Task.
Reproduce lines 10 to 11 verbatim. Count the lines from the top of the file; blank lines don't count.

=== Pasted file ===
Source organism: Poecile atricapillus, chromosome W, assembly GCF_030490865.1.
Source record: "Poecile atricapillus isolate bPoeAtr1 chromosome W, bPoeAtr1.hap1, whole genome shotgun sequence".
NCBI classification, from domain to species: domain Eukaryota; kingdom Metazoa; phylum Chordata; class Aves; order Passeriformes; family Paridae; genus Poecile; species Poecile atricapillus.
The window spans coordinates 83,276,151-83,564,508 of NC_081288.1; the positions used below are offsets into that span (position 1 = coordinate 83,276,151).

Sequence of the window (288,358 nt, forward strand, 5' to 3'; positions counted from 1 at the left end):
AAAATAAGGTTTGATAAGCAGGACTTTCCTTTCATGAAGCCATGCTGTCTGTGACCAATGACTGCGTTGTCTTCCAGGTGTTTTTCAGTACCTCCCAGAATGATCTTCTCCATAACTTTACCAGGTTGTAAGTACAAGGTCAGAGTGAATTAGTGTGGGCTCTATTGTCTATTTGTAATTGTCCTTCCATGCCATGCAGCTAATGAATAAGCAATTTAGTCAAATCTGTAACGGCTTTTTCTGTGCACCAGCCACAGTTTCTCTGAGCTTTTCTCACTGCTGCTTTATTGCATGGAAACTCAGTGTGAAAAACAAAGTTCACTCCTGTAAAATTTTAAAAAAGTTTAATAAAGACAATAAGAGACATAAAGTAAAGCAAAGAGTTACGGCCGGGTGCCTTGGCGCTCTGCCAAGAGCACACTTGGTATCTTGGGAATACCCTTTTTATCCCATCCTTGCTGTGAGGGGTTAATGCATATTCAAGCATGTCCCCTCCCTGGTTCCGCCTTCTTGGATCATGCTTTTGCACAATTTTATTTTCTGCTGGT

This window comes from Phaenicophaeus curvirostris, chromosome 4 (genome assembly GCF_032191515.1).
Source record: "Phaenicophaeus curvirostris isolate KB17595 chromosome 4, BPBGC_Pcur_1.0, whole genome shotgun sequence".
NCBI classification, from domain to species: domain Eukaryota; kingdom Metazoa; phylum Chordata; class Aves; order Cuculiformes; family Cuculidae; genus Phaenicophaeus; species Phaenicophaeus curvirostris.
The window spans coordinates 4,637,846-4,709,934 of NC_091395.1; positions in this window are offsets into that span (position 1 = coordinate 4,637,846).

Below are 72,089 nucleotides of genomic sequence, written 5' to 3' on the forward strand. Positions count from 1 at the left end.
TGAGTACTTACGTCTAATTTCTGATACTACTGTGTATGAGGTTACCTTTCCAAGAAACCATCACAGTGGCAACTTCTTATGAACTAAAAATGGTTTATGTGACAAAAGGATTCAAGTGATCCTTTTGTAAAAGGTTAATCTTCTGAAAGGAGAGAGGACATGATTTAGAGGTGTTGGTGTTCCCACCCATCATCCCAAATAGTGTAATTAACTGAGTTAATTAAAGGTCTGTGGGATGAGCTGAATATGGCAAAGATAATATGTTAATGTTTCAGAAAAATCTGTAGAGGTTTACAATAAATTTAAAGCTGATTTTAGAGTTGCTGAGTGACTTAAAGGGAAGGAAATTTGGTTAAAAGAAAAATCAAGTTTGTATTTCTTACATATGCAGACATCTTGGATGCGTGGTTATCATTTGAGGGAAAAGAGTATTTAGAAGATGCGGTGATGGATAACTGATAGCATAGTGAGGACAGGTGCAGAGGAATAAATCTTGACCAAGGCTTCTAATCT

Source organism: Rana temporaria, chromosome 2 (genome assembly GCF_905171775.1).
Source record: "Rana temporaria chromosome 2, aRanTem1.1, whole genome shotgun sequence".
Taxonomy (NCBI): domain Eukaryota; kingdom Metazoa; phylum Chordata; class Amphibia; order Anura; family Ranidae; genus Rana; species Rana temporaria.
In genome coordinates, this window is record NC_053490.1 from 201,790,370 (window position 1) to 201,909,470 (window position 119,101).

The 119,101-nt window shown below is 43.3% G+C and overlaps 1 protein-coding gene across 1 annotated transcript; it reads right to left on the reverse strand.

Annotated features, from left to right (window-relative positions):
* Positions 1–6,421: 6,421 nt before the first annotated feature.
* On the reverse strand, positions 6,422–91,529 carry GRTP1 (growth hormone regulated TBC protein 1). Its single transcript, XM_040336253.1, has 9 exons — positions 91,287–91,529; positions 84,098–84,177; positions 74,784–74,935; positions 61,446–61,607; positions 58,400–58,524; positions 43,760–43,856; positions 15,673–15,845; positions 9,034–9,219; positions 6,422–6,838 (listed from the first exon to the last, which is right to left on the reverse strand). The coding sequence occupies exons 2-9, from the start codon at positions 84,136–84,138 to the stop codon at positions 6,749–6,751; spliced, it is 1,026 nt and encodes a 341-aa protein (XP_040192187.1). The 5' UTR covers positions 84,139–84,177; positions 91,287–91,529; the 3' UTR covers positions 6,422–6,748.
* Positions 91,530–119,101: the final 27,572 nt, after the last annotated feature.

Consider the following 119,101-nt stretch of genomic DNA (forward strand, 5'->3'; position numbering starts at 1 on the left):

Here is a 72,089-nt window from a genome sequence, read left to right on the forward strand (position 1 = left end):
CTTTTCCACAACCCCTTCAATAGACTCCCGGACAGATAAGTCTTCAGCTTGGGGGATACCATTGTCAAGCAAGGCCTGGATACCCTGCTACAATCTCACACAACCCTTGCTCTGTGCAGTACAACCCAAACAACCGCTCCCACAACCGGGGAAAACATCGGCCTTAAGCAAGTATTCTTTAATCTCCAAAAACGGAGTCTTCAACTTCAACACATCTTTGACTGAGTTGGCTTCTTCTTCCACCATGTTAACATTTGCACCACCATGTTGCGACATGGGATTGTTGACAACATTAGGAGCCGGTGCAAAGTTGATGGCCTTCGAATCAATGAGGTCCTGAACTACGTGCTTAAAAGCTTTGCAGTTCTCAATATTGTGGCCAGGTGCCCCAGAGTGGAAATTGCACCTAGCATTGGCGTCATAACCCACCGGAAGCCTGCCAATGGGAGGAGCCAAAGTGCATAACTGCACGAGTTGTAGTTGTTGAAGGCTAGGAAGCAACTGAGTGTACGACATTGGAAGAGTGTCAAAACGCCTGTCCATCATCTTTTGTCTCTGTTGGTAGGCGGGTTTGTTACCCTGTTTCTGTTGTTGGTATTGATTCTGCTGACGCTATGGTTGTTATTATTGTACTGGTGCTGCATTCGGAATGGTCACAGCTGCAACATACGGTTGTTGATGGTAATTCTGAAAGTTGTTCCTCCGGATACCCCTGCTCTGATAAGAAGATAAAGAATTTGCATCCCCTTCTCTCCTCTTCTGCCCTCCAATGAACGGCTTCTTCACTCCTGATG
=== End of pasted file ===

The window spans coordinates 4,637,846-4,709,934 of NC_091395.1; positions in this window are offsets into that span (position 1 = coordinate 4,637,846).

Below are 72,089 nucleotides of genomic sequence, written 5' to 3' on the forward strand. Positions count from 1 at the left end.